Publication
Applied Physics Letters
Paper

Effect of heat treatments on the electrical resistivity of polycrystalline silicon films implanted with antimony

View publication

Abstract

Polycrystalline silicon films, ion implanted with antimony to a dose of 1-3×1015/cm2 at an energy of 100 keV, were heat treated by means of rapid thermal or conventional furnace techniques. It was found that the electrical resistivity is a function of time, reaching a minimum value that is relatively lower at 600 than 900°C for heat treatment times that are short enough to avoid significant lattice diffusion, and then increasing with time. However, in cases where longer times at high temperatures (between 860 and 975°C) are used in order to provide sufficient atom movement, the resistivity increases with decrease in temperature. The results are explained on the basis of recrystallization, diffusion, and segregation processes.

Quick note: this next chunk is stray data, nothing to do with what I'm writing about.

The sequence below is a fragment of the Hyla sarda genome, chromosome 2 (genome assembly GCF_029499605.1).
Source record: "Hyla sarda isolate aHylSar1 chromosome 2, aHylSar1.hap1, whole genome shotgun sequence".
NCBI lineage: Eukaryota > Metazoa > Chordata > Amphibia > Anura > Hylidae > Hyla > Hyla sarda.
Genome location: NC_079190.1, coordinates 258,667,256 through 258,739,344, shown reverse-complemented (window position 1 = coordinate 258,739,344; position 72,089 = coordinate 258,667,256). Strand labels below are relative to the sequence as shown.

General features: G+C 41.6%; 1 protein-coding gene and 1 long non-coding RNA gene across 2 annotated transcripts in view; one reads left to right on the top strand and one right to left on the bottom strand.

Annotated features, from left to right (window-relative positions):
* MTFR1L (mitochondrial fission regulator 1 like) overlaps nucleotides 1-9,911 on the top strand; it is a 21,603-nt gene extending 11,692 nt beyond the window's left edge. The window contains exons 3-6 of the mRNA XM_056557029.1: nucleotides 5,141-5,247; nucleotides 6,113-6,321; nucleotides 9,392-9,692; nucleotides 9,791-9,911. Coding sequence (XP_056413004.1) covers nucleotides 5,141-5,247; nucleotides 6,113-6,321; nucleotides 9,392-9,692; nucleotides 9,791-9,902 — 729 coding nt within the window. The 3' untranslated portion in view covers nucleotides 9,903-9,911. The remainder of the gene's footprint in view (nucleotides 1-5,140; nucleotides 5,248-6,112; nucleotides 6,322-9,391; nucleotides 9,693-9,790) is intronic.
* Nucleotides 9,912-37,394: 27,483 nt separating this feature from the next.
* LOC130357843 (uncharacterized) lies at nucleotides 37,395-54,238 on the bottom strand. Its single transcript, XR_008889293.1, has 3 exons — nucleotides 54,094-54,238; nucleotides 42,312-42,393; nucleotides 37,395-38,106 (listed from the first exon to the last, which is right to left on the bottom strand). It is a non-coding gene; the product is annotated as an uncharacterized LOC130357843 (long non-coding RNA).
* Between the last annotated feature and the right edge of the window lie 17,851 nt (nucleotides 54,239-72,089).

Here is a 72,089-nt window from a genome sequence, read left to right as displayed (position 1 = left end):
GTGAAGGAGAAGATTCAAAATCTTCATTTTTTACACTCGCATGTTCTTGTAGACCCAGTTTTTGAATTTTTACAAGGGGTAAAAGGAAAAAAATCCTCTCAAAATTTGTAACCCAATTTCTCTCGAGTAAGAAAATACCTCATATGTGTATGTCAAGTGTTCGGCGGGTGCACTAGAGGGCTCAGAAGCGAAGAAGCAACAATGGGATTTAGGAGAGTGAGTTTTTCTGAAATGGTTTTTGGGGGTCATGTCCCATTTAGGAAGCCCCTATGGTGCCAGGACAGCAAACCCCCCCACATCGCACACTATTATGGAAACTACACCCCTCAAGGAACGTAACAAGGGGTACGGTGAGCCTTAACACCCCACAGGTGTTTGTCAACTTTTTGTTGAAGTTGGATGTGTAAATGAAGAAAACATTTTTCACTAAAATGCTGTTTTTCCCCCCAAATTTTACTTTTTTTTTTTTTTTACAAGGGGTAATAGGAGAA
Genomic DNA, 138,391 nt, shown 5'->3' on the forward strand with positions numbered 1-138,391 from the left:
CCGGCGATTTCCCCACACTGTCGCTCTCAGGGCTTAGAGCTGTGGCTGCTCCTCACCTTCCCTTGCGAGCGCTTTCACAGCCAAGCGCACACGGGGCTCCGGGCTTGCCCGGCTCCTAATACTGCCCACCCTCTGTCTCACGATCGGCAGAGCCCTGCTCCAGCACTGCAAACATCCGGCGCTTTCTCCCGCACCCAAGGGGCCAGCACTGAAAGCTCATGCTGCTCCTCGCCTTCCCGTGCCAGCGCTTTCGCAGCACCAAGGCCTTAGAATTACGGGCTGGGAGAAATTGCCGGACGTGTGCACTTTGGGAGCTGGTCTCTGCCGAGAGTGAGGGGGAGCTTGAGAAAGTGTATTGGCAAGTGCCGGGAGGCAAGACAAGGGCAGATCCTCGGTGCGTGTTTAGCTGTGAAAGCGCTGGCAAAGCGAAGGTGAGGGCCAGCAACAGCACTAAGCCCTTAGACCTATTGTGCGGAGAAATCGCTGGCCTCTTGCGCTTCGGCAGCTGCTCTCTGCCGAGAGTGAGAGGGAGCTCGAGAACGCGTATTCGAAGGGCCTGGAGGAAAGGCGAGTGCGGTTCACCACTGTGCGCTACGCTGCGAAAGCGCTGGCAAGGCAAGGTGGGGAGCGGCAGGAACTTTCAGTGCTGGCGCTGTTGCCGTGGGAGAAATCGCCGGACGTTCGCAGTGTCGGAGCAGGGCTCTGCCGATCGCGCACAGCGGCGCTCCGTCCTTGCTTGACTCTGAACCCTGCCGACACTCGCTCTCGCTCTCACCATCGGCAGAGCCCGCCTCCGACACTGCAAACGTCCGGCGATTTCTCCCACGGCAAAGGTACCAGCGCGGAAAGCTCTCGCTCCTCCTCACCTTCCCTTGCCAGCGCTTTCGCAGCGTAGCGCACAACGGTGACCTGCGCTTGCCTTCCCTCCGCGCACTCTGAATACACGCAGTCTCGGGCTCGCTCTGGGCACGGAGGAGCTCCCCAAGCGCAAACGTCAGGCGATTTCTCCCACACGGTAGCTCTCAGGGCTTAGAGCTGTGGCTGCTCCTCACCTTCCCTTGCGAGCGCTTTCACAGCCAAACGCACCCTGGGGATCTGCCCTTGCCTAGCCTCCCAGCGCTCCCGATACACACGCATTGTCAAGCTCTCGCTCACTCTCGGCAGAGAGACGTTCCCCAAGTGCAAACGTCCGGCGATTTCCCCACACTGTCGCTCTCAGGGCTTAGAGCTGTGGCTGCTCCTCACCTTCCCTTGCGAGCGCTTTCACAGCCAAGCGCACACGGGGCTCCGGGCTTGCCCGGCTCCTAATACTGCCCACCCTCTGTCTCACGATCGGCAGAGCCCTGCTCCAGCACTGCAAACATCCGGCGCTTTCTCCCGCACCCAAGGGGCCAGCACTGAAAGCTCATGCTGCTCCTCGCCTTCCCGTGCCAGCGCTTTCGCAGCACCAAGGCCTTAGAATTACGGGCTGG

Date

01 Dec 1987

Publication

Applied Physics Letters

Authors

Share